I planned to go back as soon as possible and it was always going to be this summer. I wanted my son to see the island.

Chloe mentioned that she did not want a church wedding last week.... I was relieved. She is not religious but I know her parents had mentioned a church wedding. I would have given her a church wedding had she so desired that, though I would have felt a complete hypocrite given that I am not Christian.

“I’d love to get married on a white beach...”

And the conversation went from there. We had talked about holidaying in Cuba anyway this year and have now decided to marry there. We’ll be getting married on 7th May 2011 with our close friends and our families. They will spend a few days out there with us, before going home and leaving us to Honeymoon.

I can’t wait.

I’m counting the days...164 to be precise. 164 days until I become the husband of the most beautiful lady on the planet. 164 days until she shares a name with me. 164 days until we make the lifelong commitments we have already pledged “official.”

On the Atlantic coast of the Caribbean Island of Cuba, on the white sand of Varadero beach, I’ll commit everything to her. Because she’s everything to me.

My son is going to be a pageboy and is very excited by his role. While he refers to Chloe in person as “Chloe,” her refers to her to my sister as “Mum,” from time to time.... He’s welcomed her into his life in a Motherly role and she loves him only as a Mother could. She will never replace the memory of Anje (his Mother) but her presence is bringing him peace and happiness. And seeing the two of them together makes my heart leap.

This is what family feels like : )



I’m a straight male. I’ve always known it, never been curious. But I know plenty of people who have faced problems as a result of their sexuality and it’s so disappointing that, in the 21st century, in a time when we’re capable of sending men to the moon, of exploring the inner workings of our bodies with tiny robotic cameras, a time when we can carry out organ transplants and communicate from our home, via video, with someone thousands and thousands of miles away – that some people and institutions (ahem, Catholic Church, cough cough) still struggle to accept homosexuality.

It seems there is a gulf between male homosexuality and female sexuality in how it is perceived too. For example, people perceive female homosexuality to be “cool,” in some cases (often younger people I find). Actually... my former Second Life partner actually pretended to me and everyone else that she had been in a lesbian relationship. It eventually emerged that the supposed lesbian partner did not exist. While that type of white lying is often a trait that you associate with younger women, this was a woman in her 30s and for me highlights the fact that it’s seen as in some way “cool” for women to be homosexual – top the extent that straight women will completely make up lesbian relationships.

However, the reality is that while some with no understanding think it “cool,” for women, there are situations in which gay women and men face real issues. My Fiancee lived with a woman for years. She and I are friends with this woman. Chloe always believed she would spend her life with a woman. She does not refer to herself as homosexual, bisexual or heterosexual.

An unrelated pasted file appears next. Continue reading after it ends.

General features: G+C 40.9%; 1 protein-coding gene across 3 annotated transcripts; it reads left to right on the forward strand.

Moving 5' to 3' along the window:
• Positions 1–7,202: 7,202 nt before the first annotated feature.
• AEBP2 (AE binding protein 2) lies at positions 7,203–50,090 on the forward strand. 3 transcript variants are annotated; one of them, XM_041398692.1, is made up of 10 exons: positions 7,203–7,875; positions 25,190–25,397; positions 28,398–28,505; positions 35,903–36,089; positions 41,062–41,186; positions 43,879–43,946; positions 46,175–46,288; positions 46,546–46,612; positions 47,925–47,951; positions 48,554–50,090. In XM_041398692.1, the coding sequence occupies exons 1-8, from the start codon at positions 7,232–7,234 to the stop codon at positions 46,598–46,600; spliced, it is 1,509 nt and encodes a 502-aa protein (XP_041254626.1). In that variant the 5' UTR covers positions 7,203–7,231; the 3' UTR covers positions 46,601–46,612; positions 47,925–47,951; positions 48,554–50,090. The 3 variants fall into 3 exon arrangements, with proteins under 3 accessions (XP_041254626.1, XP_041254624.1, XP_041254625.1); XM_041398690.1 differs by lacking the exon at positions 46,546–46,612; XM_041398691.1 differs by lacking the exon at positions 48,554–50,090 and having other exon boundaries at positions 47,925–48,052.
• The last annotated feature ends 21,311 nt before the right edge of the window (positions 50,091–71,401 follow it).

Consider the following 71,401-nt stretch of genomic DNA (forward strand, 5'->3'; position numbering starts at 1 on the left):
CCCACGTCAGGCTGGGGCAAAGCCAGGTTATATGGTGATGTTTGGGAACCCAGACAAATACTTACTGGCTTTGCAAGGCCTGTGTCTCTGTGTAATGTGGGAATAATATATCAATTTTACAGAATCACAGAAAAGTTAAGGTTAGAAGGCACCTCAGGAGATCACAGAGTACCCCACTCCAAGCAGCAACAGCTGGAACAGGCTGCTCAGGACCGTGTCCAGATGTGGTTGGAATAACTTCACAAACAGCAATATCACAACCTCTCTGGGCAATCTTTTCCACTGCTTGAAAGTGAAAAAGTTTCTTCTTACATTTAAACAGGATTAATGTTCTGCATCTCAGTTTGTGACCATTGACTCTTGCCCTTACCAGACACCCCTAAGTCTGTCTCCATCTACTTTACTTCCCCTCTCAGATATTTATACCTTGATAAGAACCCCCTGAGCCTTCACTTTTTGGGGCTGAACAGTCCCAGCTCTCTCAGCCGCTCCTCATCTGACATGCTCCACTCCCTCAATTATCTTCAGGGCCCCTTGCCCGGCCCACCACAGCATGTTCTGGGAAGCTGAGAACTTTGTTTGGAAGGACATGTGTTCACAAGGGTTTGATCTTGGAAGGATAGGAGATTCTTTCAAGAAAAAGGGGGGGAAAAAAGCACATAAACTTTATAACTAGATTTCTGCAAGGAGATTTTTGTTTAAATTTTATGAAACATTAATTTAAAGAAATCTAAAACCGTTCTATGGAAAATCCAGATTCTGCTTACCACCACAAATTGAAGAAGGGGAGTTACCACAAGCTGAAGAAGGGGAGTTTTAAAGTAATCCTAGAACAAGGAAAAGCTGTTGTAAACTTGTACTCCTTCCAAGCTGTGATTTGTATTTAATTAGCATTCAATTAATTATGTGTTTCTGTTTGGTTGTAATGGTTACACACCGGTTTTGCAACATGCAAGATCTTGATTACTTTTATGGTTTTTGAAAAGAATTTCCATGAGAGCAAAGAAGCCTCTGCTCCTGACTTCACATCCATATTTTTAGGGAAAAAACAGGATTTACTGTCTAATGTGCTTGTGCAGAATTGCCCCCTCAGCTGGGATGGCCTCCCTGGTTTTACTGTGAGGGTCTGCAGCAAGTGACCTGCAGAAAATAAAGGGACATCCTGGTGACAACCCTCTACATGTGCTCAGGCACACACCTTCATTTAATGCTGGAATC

“Why do we have to be labelled by who or what we are sexually turned on by?” she asks.

Good question.

Instead she explains, “For every 1000 women I meet, I might find 100 attractive. For every thousand men I meet, I might be attracted to 1. That doesn’t mean I should be labelled.”

Couldn’t agree more.

But she was discriminated against based on the fact that she lived with a woman. Her grandparents stopped speaking to her. Some of her school friends stopped speaking to her. And why? Because her partner wasn’t male. What ridiculous and narrow minded discrimination.

Another friend of mine, Andy, came out fairly recently. I admit, I struggled with it for a few weeks. I was used to seeing him with women and I didn’t exactly warm to his boyfriend being around all the time. Turns out that first boyfriend was an asshole anyway... but once I knew he was happy and had met someone else, I couldn’t have been happier for him. He will be having a Civil Partnership ceremony in January and I am to be his best man. He’s fallen in love. But at a price.... his Father no longer speaks to him. And why? Because his partner is not female. And when you put it like that, how frikkin ridiculous is that??

It just beggars belief that in a supposedly advanced society, people are ever treated according to whether they are attracted to people of the same or of the opposite sex. What the Hell does it matter?? What people should be judged on is their character and their work ethic, if you ask me, not on who they are attracted to.

It’s time we started behaving like a 21st century society and put these stupid archaic ideas behind us.

Tuesday, November 23, 2010

On Infidelity

I believe wholeheartedly that some people are just not built to be monogamous. But I am not one of those people.

I have never in my life been unfaithful to anyone I have been in a relationship – I haven’t even kissed anyone else or so much as considered it while I have been in a relationship. In return, I expect the same loyalty and fidelity from whoever I am with and in all but two relationships I have been fortunate enough to enjoy that same respect.